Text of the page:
In addition, Esteban is a part of the team of researchers within his department that is working to register Cuenca’s Paseo del Niño, a city-wide parade that occurs each December 24th to commemorate the Catholic religion’s birth of Jesus Christ, on UNESCO’s Intangible Cultural Heritage list (UNESCO Culture).
Herrera has been accepted to study his Ph.D. at the University of Leon in Spain to research the social, economic and cultural influences of the Castillo y Leon región of Spain on the Audience Real of Quito (Audience Real of Quito). He hopes that all of this rich professional experience will enable him to continue to investigate the historical art and architecture of Ecuador while teaching young historians.
Herrera recommends this Architectural Walking Tour of Cuenca
CATEDRAL EL SAGRARIO (Old Cathedral)
Catedral El Sagrario, on the southeast side of Cuenca’s Parque Calderón, first constructed in 1557, was the first Catholic church in Cuenca.
MUSEO DEL MONASTERIO DE LAS CONCEPTAS
This monastery, which constructors started in 1599, was the first to be erected in Cuenca and only the second in Ecuador. It’s located on the street Hermano Miguel between Juan Jaramillo and Presidente Cordova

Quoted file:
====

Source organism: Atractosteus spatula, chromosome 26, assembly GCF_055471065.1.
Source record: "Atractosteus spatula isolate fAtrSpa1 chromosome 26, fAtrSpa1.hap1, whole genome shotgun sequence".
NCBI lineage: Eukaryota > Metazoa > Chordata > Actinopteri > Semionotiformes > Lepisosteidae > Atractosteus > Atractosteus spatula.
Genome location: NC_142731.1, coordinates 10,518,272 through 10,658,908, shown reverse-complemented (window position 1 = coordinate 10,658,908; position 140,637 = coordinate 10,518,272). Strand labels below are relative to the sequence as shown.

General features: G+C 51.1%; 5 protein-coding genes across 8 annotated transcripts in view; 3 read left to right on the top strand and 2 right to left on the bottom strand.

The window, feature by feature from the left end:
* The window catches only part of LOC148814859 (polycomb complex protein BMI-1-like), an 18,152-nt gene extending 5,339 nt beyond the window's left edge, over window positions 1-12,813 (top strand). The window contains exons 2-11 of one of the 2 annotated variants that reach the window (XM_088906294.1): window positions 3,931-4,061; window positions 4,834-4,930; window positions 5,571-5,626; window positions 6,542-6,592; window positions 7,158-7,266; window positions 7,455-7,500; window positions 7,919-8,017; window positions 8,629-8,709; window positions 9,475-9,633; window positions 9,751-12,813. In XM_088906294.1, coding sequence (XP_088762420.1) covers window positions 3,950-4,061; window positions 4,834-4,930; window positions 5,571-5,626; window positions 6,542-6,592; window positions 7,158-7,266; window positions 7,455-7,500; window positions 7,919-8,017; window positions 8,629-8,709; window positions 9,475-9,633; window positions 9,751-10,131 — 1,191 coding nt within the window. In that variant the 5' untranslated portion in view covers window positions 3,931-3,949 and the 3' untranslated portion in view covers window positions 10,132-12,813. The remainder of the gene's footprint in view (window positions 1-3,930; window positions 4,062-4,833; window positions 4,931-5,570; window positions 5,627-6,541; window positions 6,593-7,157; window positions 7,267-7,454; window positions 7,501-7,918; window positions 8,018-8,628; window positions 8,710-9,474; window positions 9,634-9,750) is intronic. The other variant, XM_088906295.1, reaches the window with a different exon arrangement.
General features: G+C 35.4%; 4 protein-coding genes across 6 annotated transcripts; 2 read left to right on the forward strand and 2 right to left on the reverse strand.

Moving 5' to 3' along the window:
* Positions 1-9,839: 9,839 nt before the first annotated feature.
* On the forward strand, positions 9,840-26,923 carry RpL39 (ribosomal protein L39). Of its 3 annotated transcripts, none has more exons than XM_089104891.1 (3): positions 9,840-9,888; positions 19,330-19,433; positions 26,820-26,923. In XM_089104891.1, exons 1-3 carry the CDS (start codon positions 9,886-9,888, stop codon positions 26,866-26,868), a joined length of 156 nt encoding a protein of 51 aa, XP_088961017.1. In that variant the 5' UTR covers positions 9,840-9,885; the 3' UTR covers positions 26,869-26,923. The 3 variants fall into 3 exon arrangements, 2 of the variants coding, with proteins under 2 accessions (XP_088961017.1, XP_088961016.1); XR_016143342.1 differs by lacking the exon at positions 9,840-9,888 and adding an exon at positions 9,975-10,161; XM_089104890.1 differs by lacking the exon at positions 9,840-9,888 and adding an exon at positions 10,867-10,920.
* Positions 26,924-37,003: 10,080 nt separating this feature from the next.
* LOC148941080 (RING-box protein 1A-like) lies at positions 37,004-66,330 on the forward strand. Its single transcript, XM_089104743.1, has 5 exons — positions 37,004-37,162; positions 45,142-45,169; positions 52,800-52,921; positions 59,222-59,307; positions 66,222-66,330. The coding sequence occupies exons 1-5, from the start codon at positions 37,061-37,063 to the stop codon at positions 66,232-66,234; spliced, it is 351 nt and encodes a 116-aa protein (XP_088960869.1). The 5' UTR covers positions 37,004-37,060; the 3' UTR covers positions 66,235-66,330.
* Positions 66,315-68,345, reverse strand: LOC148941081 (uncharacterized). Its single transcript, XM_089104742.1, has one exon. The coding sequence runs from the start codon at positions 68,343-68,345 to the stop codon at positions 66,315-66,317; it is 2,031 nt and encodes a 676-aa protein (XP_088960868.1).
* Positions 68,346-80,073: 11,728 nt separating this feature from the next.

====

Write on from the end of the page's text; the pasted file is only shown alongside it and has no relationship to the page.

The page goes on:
PUMAPUNGO ARCHAEOLOGICAL PARK
Located at the current Calle Larga and Avenida Huayna Cápac, this site is what’s left of the Inca-founded Tomebamba, after driving the Cañaris civilization north of the region in 1470. The site demonstrates terraced landscapes, the Temple of the Sun where priests performed religious ceremonies, and even houses a small bird zoo.
For further reading on architecture in Cuenca (both publications also exist in English):
1. Jamieson, Ross William. De Tomebamba a Cuenca: Arquitectura y Arqueología Colonial. Simon Fraser University. Burnaby, British Columbia, Canada: Simon Fraser University, 2003.
2. Kennedy T., Alexandra. “Aprobación y re simbolización del patrimonio en el Ecuador. Historia, arquitectura y comunidad. El caso de Cuenca”. Procesos: revista ecuatoriana de historia. 25 (I semestre, 2007): 129-151. http://hdl.handle.net/10644/323